Sur­vive win­ter on the road with these tools, tips

Did you know that in an emer­gency, you can start a fire with shoelaces?

Edmonton Sun - - DRIVING.CA - Driv­ing.ca David Booth

Be­ing pre­pared for the worst is al­ways a good idea when driv­ing alone at night; dou­bly so if it’s win­ter and you’re well off the beaten path.

Mak­ing sure you wear warm mitts and carry ex­tra washer fluid in your ve­hi­cle are well-known tips. If you re­mem­ber to stuff a warm sleep­ing bag in your trunk from Novem­ber to March, you prob­a­bly don’t need my help at all. Rub­ber mat: Chances are, if some­thing goes amiss with you and your car, you’re even­tu­ally go­ing to have to kneel in some snow. Or, worse yet, slush. A rub­ber mat of any kind will do. Wet cloth­ing is the en­emy of cold weather sur­vival. If you end up be­ing stranded, drier is def­i­nitely bet­ter. Trac­tion mats: There are two ba­sic types — soft, bendy one-piece polypropy­lene job­bies with knobs cast in, and hard plas­tic ver­sions with more rigid trac­tion edges. The first are cheap but can ride atop loose snow and then fold un­der the load, while the sec­ond are fold­able and can be pushed into loose snow for bet­ter trac­tion. Self-con­tained bat­tery jumper: For any­one with­out a CAA mem­ber­ship — and even those who have one — a self-con­tained bat­tery jumper is es­sen­tial. There are plenty of small, por­ta­ble bat­ter­ies with built-in jumper ca­bles that will sup­ply enough juice to crank even a bit­terly cold en­gine a cou­ple of times. I rec­om­mend the Noco Ge­nius Boost, which also will charge your cell­phone. LED tac­ti­cal light: Nor­mally a flash­light would fall into the warm-mit­tens-and­wind­shield-washer-fluid cat­e­gory of ob­vi­ous. But trad­ing in that crusty old lamp for a new LED one should be con­sid­ered es­sen­tial. LEDS shine brighter, mean­ing you can see bet­ter and have a much greater chance of be­ing seen when you’re us­ing it as a bea­con. They also use less power, so your bat­ter­ies will last longer. All-weather re­flec­tive blan­ket: We have moun­taineer­ing folks to thank for this in­no­va­tion, be­cause they need warmth with min­i­mal bulk. Most of these thinnest of blankies have a water­proof outer layer with a re­flec­tive in­ner layer that redi­rects all your body heat back at you. Fire-start­ing shoelaces: So you’re cold, stranded and didn’t pack water­proof matches like mom and dad told you. What to do? Why, undo your shoelaces and start a fire, of course. There re­ally is such a thing as shoelaces that will serve as the “flint” to light a fire. Scrape off a pro­tec­tive coat­ing ap­plied to the tips, rub vig­or­ously and even­tu­ally your shoelaces will light your way. one of the com­pa­nies sell­ing these flinty shoelaces is called Sur­vival Frog. I am not mak­ing this up. Emer­gency seat­belt cut­ter and glass breaker: Some­thing that can get you out of a stuck seat­belt, and then break a win­dow if you’re trapped in­side your car is good all-sea­son emer­gency gear. Store it in your cen­tre con­sole — not your trunk. Win­ter emer­gency kit: Of course, you could do the whole one-stop-shop­ping kit and buy an al­ready se­lected ensemble of tools and aids. Con­sumer Re­ports tested a bunch of these and found the All-in- One Win­ter Road­side Kit the top ensemble. In­cluded are a tow strap, ice scraper with pro­tec­tive sleeve, bat­tery ca­bles, flash­light and bat­ter­ies, light stick, re­flec­tive tri­an­gle, rain pon­cho, hand warm­ers, work gloves, first-aid kit, space blan­ket, re­flec­tive vest, util­ity knife and can of tire sealant. Oh, and a handy-dandy fold­able snow shovel. It’s US$68.95 on Sur­vival-sup­ply.com, but Cana­dian Tire sells a lesser ver­sion for $54.99. A cou­ple of tips: First, don’t leave your car. Walk­ing through a snow­storm is a re­ally good way to get lost, or worse. You car is protection from the storm — rel­a­tively easy to find, and as long as you have gaso­line, a source of heat. If you’re lost and se­cluded, think of your car as emer­gency shel­ter.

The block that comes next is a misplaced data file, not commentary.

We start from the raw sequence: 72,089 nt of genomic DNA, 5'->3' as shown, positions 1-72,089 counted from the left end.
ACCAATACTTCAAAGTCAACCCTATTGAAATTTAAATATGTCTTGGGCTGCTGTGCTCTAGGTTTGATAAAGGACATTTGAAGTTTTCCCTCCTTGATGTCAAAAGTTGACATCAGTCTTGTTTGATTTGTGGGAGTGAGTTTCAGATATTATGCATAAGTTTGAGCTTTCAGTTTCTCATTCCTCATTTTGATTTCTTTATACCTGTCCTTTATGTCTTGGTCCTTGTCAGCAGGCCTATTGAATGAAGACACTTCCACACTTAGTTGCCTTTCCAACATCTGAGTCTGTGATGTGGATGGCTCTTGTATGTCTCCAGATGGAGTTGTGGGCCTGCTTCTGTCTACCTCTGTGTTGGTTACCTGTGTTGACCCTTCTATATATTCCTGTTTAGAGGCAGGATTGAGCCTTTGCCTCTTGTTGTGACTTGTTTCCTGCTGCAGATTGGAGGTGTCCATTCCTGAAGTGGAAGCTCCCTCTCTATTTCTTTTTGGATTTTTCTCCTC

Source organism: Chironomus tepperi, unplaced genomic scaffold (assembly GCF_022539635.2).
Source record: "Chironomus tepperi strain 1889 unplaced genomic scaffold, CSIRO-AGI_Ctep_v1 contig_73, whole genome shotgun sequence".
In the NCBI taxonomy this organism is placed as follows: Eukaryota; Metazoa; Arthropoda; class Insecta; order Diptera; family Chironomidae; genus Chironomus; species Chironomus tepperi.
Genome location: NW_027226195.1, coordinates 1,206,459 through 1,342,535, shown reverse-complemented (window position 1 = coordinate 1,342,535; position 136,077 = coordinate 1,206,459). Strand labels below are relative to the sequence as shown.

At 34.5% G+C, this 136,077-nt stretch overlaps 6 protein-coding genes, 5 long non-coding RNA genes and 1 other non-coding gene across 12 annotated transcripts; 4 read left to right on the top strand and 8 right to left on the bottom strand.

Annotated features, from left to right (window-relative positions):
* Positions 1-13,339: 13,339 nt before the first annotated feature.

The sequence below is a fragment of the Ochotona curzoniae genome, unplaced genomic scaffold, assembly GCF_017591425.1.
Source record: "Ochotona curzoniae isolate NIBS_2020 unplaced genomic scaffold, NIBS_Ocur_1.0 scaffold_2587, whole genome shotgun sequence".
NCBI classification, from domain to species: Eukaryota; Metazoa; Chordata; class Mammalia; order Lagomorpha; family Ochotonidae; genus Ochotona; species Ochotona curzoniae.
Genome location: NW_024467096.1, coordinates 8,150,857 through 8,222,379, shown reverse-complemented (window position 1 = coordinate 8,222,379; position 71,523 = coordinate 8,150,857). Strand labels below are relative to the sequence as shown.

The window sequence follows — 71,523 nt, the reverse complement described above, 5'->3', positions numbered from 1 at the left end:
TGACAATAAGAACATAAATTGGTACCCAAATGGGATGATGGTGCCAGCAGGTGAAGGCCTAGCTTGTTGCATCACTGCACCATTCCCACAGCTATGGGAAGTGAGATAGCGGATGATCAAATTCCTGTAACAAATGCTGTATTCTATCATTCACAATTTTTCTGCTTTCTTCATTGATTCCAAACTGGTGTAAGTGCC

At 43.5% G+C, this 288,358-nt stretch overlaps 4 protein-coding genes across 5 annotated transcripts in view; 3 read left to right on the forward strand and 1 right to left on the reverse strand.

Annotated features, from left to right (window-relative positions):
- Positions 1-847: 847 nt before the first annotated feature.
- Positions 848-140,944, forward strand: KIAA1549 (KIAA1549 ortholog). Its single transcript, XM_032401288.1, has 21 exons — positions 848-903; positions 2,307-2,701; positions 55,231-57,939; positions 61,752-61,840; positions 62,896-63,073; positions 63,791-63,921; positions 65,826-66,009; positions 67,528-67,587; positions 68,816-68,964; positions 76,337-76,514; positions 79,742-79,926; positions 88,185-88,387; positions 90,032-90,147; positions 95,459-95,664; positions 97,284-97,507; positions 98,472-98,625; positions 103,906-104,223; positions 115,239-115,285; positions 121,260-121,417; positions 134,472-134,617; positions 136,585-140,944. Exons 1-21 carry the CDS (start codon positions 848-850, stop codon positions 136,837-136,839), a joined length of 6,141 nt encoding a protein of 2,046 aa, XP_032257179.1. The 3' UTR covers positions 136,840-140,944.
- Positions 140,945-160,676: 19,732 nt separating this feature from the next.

And, if you are stray­ing off ma­jor high­ways, bring emer­gency food. Raisins and peanuts, or bet­ter yet, trail mix, Power, Cliff, or what­ever other health bars you might find palat­able. What you’re look­ing for is max­i­mum calo­ries with min­i­mal vol­ume.

Gavin Young

Snow brushes and scrap­ers are ob­vi­ous ex­te­rior tools for win­ter driv­ing, but this sea­son, make sure you’re well-pre­pared in­side the car, as well, in case of emer­gency.

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